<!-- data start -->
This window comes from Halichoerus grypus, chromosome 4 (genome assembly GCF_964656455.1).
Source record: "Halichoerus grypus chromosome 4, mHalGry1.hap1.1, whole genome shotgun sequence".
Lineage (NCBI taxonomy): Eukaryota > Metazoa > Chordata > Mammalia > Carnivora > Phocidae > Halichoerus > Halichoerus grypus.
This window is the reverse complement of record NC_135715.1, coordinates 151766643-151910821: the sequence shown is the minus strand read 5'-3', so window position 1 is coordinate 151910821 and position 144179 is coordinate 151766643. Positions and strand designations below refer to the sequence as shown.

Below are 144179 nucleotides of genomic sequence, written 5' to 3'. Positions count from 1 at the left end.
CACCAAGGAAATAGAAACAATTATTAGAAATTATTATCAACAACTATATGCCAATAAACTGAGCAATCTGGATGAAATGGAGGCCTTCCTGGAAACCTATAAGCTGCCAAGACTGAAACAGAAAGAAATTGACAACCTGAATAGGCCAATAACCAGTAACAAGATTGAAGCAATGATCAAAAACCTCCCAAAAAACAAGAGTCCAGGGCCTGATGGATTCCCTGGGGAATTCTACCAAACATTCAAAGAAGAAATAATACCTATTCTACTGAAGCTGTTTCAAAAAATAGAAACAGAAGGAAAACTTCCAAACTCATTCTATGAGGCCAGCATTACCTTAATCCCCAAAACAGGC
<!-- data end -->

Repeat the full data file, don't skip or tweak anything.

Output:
This window comes from Halichoerus grypus, chromosome 4 (genome assembly GCF_964656455.1).
Source record: "Halichoerus grypus chromosome 4, mHalGry1.hap1.1, whole genome shotgun sequence".
Lineage (NCBI taxonomy): Eukaryota > Metazoa > Chordata > Mammalia > Carnivora > Phocidae > Halichoerus > Halichoerus grypus.
This window is the reverse complement of record NC_135715.1, coordinates 151766643-151910821: the sequence shown is the minus strand read 5'-3', so window position 1 is coordinate 151910821 and position 144179 is coordinate 151766643. Positions and strand designations below refer to the sequence as shown.

Below are 144179 nucleotides of genomic sequence, written 5' to 3'. Positions count from 1 at the left end.
CACCAAGGAAATAGAAACAATTATTAGAAATTATTATCAACAACTATATGCCAATAAACTGAGCAATCTGGATGAAATGGAGGCCTTCCTGGAAACCTATAAGCTGCCAAGACTGAAACAGAAAGAAATTGACAACCTGAATAGGCCAATAACCAGTAACAAGATTGAAGCAATGATCAAAAACCTCCCAAAAAACAAGAGTCCAGGGCCTGATGGATTCCCTGGGGAATTCTACCAAACATTCAAAGAAGAAATAATACCTATTCTACTGAAGCTGTTTCAAAAAATAGAAACAGAAGGAAAACTTCCAAACTCATTCTATGAGGCCAGCATTACCTTAATCCCCAAAACAGGC